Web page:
3. The Romish church not only requires confession as a duty, but has advanced it to the dignity of a sacrament. These confessions are made in private to the priest, who is not to reveal them under pain of the highest punishment. The council of Trent requires "secret confession to the priest alone, of all and every mortal sin, which, upon the most diligent search and examination of our consciences, we can remember ourselves to be guilty of since our baptism; together with all the circumstances of those sins, which may change the nature of them; because, without the perfect knowledge of these, the priest cannot make a judgment of the nature and quality of men's sins, nor impose fitting penance for them." This is the confession of sins which the same council confidently affirms "to have been instituted by our Lord, and by the law of God, to be necessary to salvation, and to have been always practised in the catholic church." It is, however, evident, that such confession is unscriptural. St. James, indeed, says, "Confess your faults one to another," Jas 5:16; but priests are not here mentioned, and the word faults seems to confine the precept to a mutual confession among Christians, of those offences by which they may have injured each other. Certain it is, that from this passage the necessity of auricular confession, and the power of priestly absolution, cannot be inferred. Though many of the early ecclesiastical writers earnestly recommend confession to the clergy, yet they never recommend it as essential to the pardon of sin, or as having connection with a sacrament. They only urge it as entitling a person to the prayers of the congregation; and as useful for supporting the authority of wholesome discipline, and for maintaining the purity of the Christian church. Chrysostom condemns all secret confession to men, as being obviously liable to great abuses; and Basal, Hilary, and Augustine, all advise confession of sins to God only. It has been proved by M. Daille, that private, auricular, sacramental confession of sins was unknown in the primitive church. But, though private auricular confession is not of divine authority, yet, as Archbishop Tillotson properly observes, there are many cases in which men, under the guilt and trouble of their sins, can neither appease their own minds, nor sufficiently direct themselves, without recourse to some pious and prudent guide. In these cases, men certainly do very well, and many times prevent a great deal of trouble and perplexity to themselves, by a timely discovery of their condition to some faithful minister, in order to their direction and satisfaction. To this purpose a general confession is for the most part sufficient; and where there is occasion for a more particular discovery, there is no need of raking into the minute and foul circumstances of men's sins to give that advice which is necessary for the cure and ease of the penitent. Auricular confession is unquestionably one of the greatest corruptions of the Romish church. It goes upon the ground that the priest has power to forgive sins; it establishes the tyrannical influence of the priesthood; it turns the penitent from God who only can forgive sins, to man who is himself a sinner; and it tends to corrupt both the confessors and the confessed by a foul and particular disclosure of sinful thoughts and actions of every kind without exception.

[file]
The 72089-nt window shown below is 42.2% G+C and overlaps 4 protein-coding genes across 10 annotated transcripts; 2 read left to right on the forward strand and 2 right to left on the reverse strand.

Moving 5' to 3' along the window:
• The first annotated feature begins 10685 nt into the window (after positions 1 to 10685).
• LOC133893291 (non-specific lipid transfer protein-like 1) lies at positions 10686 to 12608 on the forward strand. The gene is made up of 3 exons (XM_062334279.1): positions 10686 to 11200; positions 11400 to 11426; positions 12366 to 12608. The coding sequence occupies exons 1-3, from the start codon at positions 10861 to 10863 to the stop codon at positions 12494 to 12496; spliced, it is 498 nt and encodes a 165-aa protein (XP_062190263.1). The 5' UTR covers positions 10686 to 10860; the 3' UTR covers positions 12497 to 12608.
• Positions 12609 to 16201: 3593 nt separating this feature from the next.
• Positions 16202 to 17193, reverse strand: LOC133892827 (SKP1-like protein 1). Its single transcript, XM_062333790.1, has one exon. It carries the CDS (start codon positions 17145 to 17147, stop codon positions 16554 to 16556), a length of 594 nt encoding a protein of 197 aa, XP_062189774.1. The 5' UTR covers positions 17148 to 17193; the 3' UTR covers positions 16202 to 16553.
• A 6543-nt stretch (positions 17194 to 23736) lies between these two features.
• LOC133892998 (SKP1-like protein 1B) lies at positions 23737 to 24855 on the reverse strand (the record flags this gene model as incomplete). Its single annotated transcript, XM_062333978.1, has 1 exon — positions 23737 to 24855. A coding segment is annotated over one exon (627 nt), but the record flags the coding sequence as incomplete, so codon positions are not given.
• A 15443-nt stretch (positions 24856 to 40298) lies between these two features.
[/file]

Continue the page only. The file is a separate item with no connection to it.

CONFESSIONS OF FAITH, simply considered, is the same with creed, and signifies a summary of the principal articles of belief adopted by any individual or society. In its more common acceptation, it is restricted to the summaries of doctrine published by particular Christian churches, with the view of preventing their religious sentiments from being misunderstood or misrepresented, or, by requiring subscription to them, of securing uniformity of opinion among those who join their communion. Except a single sentence in one of the Ignatian Epistles, (A.D. 180,) which relates exclusively to the reality of Christ's personality and sufferings in opposition to the Docetae, the earliest document of this kind is to be found in the writings of Irenaeus, who flourished toward the end of the second century of the Christian aera. In his treatise against heresies, this father affirms that "the faith of the church planted throughout the whole world," consisted in the belief of "one God, the Father Almighty, Maker of heaven and earth and sea, and all that are in them; and one Christ Jesus, the Son of God, who became incarnate for our salvation; and one Holy Spirit, who foretold, through the Prophets, the dispensations and advents, and the generation by the virgin, and the passion, and the resurrection from the dead, and the ascension in the flesh into heaven, of Jesus Christ our beloved Lord, and his appearing from heaven in the glory of the Father, to unite together all things under one head, and to raise every individual of the human race; that unto Christ Jesus, our Lord and God, and Saviour and King, every knee may bow, and every tongue confess; that he may pronounce just sentence upon all." In various parts of Tertullian's writings similar statements occur, (A.D. 200,) which it is unnecessary particularly to quote. We shall only remark, that in one of them, the miraculous conception of Christ by the power of the Holy Ghost is distinctly mentioned; that in another, he declares it to have been the uniform doctrine from the beginning of the Gospel, that Christ was born of the virgin, both man and God, ex ea natum hominem et Deum; and that in each of these, faith in the Father, Son, and Spirit, is recognised as essential to Christianity. The following passage we cite, for the purpose of marking its coincidence with the Apostles' Creed, to which we shall have occasion soon to advert: "This," says he, "is the sole, immovable, irreformable rule of faith; namely, to believe in the only God Almighty, maker of the world; and his Son Jesus Christ, born of the virgin Mary, crucified under Pontius Pilate, the third day raised from the dead, received into heaven, now sitting at the right hand of the Father, about to